Scientists using laser light to detect potential diseases via breath samples, says new study
By blasting a person's breath with laser light, scientists from the National Institute of Standards and Technology and the University of Colorado at Boulder have shown that they can detect molecules that may be markers for diseases like asthma or cancer.

Researchers aim to prevent global prematurity and stillbirths
Seattle Children's Hospital Research Institute announced today that it has received a $1 million grant from the Bill & Melinda Gates Foundation to study ways to prevent global prematurity and stillbirth.

Missing chromosome predicts brain tumor patients' response to treatment
People with a highly aggressive type of brain tumor who are missing a specific chromosome live longer and respond better to the chemotherapy drug temozolomide than people without this genetic abnormality, according to research published in the Feb.

Giant frog jumps continents
A giant frog fossil from Madagascar dubbed Beelzebufo or

Tropical winter habitat drives natal dispersal of young migratory birds
A new study by scientists at the Migratory Bird Center at the Smithsonian's National Zoo shows that the factors determining where birds settle and nest in the first breeding season depends on the habitat they used during their first winter in the tropics.

Early environment may be key to determining bird migration location
A new University of Maryland/National Zoo study suggests that environmental conditions migratory birds face in their first year may help determine where they breed for the rest of their lives, a factor that could significantly affect the population as climate change makes their winter habitats hotter and drier.

The introduction of ICTs in classrooms has not changed the model of teaching
The thesis, defended by researcher Sergio Monge Benito at the University of the Basque Country, analyzes the process of the introduction of ICTs in secondary education in the Basque Autonomous Community over the period 1999 to 2004.

Aussie neuroscientist tests addiction drug
UQ pharmacy graduate Dr. Selena Bartlett is starting clinical trials of a new drug that could potentially curb addictions such as smoking, drinking, gambling even depression.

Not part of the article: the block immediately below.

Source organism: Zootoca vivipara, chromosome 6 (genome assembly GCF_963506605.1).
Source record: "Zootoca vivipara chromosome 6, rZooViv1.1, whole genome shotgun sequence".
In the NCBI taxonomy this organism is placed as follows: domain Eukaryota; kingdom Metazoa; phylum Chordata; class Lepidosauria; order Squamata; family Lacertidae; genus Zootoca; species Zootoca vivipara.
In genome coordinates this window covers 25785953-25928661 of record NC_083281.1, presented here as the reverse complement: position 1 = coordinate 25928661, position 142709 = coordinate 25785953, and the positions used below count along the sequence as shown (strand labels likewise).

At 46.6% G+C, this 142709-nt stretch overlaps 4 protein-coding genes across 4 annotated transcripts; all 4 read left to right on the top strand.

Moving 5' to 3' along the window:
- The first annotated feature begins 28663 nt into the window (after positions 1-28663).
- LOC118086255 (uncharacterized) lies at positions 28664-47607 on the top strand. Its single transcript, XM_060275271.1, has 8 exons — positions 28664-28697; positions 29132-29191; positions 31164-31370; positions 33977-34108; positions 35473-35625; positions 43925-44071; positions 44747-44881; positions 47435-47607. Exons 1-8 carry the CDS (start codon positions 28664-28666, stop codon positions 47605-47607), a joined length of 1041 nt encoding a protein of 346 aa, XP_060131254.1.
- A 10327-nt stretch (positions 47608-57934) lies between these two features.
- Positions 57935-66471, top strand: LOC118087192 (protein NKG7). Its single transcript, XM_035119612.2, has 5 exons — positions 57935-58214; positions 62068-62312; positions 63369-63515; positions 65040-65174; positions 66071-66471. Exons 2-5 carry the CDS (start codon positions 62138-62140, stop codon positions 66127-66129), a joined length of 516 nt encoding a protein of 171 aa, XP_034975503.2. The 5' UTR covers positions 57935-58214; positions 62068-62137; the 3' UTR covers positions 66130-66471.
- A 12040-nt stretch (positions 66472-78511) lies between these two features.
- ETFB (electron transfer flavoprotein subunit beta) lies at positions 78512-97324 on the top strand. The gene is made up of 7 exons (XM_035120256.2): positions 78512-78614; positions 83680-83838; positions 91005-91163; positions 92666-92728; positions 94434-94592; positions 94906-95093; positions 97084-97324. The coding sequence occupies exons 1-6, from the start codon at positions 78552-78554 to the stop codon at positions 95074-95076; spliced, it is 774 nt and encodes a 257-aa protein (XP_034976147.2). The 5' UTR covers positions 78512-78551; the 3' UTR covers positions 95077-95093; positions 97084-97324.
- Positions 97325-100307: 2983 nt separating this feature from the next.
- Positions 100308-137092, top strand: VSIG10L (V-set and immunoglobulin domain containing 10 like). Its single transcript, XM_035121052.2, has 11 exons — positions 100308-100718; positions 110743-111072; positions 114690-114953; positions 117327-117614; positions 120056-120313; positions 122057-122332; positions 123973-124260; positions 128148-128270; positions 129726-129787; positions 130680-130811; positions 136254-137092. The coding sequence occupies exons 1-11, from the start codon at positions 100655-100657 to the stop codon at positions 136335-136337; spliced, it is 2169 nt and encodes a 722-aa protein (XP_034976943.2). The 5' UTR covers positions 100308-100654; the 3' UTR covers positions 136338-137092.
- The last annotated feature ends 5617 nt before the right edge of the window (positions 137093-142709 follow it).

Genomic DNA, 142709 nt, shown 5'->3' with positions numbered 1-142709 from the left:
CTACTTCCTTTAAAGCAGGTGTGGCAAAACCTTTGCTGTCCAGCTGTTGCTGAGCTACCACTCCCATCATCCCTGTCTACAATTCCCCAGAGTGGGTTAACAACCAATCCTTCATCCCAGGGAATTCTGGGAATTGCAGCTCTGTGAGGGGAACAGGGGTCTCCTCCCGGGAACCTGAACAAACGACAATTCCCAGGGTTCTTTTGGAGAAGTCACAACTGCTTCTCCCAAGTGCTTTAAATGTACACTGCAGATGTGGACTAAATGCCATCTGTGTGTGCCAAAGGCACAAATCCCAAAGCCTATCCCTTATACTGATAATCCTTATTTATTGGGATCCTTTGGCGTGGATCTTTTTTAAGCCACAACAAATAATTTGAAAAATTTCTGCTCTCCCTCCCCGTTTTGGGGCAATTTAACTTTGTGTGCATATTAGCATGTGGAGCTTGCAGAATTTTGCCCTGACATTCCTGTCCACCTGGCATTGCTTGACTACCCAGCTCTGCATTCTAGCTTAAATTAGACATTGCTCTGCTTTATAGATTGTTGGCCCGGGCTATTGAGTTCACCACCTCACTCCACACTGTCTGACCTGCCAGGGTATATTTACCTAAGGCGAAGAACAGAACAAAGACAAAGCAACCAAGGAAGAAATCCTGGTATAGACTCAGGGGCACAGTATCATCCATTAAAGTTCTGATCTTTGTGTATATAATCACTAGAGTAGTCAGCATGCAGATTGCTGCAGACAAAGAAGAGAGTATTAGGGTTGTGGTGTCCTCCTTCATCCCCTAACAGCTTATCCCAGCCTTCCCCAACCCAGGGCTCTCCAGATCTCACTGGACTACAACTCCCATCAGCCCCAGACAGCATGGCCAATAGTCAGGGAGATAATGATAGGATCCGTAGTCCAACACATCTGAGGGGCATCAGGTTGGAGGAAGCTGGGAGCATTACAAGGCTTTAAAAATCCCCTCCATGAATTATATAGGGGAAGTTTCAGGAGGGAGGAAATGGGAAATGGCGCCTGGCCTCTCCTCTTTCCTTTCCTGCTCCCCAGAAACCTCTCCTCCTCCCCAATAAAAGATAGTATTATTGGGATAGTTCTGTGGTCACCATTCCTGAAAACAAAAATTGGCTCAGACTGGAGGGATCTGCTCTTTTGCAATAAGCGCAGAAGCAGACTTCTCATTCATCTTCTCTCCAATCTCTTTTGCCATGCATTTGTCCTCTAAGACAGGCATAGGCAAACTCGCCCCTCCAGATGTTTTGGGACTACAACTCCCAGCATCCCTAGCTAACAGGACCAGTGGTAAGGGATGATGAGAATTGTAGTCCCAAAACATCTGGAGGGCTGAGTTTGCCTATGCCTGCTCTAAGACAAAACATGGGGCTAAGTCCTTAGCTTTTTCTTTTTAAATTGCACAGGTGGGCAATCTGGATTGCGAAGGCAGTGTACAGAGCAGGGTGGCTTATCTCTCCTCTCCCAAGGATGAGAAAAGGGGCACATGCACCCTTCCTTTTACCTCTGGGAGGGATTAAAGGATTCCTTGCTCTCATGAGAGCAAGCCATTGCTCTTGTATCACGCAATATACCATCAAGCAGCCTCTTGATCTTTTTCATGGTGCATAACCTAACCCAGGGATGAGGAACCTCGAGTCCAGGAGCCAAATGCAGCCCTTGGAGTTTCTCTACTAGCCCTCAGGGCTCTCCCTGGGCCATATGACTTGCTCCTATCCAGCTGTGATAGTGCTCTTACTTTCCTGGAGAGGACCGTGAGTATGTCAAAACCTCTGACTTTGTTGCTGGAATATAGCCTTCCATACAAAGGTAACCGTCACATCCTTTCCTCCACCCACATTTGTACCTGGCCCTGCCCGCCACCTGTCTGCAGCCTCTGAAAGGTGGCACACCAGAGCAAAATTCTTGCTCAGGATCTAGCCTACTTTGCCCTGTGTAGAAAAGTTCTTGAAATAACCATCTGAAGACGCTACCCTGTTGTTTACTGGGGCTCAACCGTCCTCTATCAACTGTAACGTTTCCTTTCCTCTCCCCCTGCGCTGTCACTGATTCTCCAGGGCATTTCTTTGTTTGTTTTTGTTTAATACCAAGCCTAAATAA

Into the abyss: Deep-sixing carbon
Imagine a gigantic, inflatable, sausage-like bag capable of storing 160 million tons of CO2 -- the equivalent of 2.2 days of current global emissions.

Conference to highlight latest in permafrost research
More than 800 international researchers are expected to attend the Ninth International Conference on Permafrost, scheduled for June 29-July 3, 2008 at the University of Alaska Fairbanks.

Where will we find the next generation of engineers?
A new study that examines the number of engineering graduates coming out of our nation's engineering schools reveals a mixed picture of how prepared each state is for meeting the need for high-tech workers in the coming years.

Optimal band imaging with endoscopy facilitates the diagnosis of depressed-type early gastric cancer
A study from the Jichi Medical University in Japan shows that optimal band imaging used with an endoscope provided images that clearly identified depressed-type early gastric cancer without magnification in 96 percent of study participants.

Laser light may be able to detect diseases on the breath
A team of scientists at JILA, a joint institute of the National Institute of Standards and Technology and the University of Colorado at Boulder, has shown that by sampling a person's breath with laser light they can detect molecules in the breath that may be markers for diseases like asthma or cancer.

Craniosynostosis minimally invasive surgery holds more promise than old procedure
Craniosynostosis, the premature fusion of the skull, is estimated to affect one out of every 2,000 babies.

Credit-card-sized platform for volatile compound analysis CAREER project goal
Using MEMS technology, Masoud Agah is developing gas chromatographic columns with heaters, temperature sensors, pressure sensors, and thermal conductivity detectors that can fit on micro-chips.

To save or savor? It's decision time for Atlantic bluefin tuna
Giant bluefin tuna are in trouble, primarily because the powerful muscles that propel their extensive ocean migrations come with an Achilles' heel: They're tasty.

Is transgenic cotton more profitable?
Cotton growers must choose between transgenic cotton cultivars featuring pest-management traits and nontransgenic, high-yield cultivars.

Research uncovers the social dynamics of yellow jackets
New research uncovers the social dynamics of yellow jackets, which includes multiple sex partners, extreme cooperation and a caste system.

Antibiotics do not appear helpful in preventing fluid buildup in children with ear infections
When prescribed to children with middle ear infections, antibiotics are not associated with a significant reduction in fluid buildup in the ear, according to a meta-analysis of previously published studies in the February issue of Archives of Otolaryngology-Head & Neck Surgery, one of the JAMA/Archives journals.

Why recovery from flu may increase odds of bacterial infection
Successfully fighting off the flu can leave you more vulnerable than usual to other lung infections.

CD36 deficiency and age-related macular degeneration
In research published in this week's PLoS Medicine, Florian Sennlaub and colleagues show that CD36 deficiency leads to choroidal involution, a key feature of